- The largest jackpot ever won was a $1.6 billion prize in January 2016.
- The cash value — which most big lottery winners choose instead of an annuity — for this $620 million jackpot is $446 million.
- The chance of a single ticket matching all six numbers drawn in Powerball is about 1 in 292 million.
Powerball's top prize has surged yet again, vaulting it into the top 10 largest jackpots in U.S. lottery history.
With no one matching all six numbers drawn Wednesday night, the jackpot is now an estimated $620 million for Saturday night's drawing. If there's a winning ticket, it would be the 10th-largest lottery prize won — and still $980 million behind the largest ever: a $1.6 billion Powerball prize won in January 2016.
The jackpot has been growing since early June when a single ticket sold in Florida won $286 million. Since then, there have been 38 drawings with no grand prize winner.
The cash value — which most winners choose instead of an annuity spread over 30 years — for this $620 million jackpot is $446 million. That amount would be reduced by a 24% federal tax withholding of about $107 million, as well as any state taxes due. And, more would likely be owed to the IRS at tax time.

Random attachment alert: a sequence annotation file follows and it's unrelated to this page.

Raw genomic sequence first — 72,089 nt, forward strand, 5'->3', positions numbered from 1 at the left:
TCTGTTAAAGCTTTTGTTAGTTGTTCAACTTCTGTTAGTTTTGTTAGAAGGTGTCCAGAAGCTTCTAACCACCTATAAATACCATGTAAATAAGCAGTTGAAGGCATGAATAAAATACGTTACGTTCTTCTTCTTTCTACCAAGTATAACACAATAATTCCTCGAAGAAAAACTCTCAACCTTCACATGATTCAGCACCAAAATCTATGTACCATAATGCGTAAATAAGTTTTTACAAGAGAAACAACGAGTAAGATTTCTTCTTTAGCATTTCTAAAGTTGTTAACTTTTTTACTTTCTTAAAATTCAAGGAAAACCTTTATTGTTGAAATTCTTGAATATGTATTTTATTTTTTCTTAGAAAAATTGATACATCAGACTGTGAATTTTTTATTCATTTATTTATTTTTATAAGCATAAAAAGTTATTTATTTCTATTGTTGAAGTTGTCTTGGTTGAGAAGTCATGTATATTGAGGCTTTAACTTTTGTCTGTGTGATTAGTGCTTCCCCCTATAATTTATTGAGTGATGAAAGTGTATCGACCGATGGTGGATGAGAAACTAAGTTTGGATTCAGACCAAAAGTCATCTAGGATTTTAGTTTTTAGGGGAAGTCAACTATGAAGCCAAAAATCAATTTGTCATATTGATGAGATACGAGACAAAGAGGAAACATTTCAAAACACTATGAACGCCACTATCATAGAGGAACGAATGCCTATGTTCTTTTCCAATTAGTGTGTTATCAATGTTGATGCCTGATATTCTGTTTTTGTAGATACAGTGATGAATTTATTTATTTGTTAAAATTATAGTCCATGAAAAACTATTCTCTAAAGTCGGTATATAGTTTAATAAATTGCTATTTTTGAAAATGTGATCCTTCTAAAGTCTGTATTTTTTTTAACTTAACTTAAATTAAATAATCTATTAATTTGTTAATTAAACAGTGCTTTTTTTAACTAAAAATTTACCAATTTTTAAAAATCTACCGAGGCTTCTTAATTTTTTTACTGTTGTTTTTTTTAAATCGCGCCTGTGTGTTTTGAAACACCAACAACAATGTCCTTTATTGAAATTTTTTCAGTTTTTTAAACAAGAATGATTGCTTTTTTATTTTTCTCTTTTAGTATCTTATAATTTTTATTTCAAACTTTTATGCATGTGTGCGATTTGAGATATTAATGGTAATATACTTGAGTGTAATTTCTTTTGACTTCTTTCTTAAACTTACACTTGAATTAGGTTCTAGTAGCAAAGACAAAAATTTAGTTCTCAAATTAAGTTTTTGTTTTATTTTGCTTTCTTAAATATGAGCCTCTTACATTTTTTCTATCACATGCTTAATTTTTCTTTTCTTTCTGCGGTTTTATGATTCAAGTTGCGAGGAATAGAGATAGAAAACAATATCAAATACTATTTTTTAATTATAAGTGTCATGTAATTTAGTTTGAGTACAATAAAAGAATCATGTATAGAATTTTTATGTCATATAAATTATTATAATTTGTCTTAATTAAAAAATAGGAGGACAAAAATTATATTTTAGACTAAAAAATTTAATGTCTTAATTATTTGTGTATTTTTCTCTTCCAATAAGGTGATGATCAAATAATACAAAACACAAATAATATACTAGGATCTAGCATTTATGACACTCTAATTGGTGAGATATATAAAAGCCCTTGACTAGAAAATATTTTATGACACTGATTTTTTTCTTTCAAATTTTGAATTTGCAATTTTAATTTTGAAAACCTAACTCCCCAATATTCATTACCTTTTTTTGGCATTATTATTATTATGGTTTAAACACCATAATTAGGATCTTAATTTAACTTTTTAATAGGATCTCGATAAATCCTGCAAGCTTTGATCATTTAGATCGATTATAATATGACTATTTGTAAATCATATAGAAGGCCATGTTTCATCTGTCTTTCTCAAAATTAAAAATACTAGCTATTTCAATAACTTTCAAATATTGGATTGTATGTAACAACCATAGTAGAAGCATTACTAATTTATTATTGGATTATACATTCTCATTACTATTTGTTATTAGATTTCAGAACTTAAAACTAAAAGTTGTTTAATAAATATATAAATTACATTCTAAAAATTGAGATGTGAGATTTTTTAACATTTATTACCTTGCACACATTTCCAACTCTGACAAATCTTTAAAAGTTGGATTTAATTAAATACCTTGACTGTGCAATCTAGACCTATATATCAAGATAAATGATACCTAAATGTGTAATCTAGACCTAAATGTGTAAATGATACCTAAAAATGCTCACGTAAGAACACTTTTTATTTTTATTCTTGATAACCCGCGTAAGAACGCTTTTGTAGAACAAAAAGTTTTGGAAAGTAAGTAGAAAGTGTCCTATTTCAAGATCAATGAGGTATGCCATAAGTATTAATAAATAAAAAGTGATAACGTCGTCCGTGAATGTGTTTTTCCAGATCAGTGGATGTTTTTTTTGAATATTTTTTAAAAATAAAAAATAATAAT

Despite the sizeable share that goes to taxes, the windfall would be more than most people see in a lifetime. This makes it important for winners to get professional guidance before heading to lottery headquarters. Depending on where the ticket is purchased, you get anywhere from three months to a year to claim your prize.
Generally speaking, the first call should be to an attorney experienced in assisting lottery winners, experts say. Other professionals also should be brought in to help, including a tax advisor and a financial advisor.
The winner also should make a copy of their ticket and store the original in a safe place (i.e., a lockbox or a bank safe deposit box). Additionally, it's worth sharing the news with as few people as possible, experts say.
Meanwhile, the Mega Millions jackpot is at $34 million for Friday night's drawing. Last week, a ticket sold in New York matched all numbers drawn to win about $431 million.
Your chance of hitting either game's jackpot with a single ticket is miniscule. For Mega Millions, it's 1 in 302 million and for Powerball, 1 in 292 million.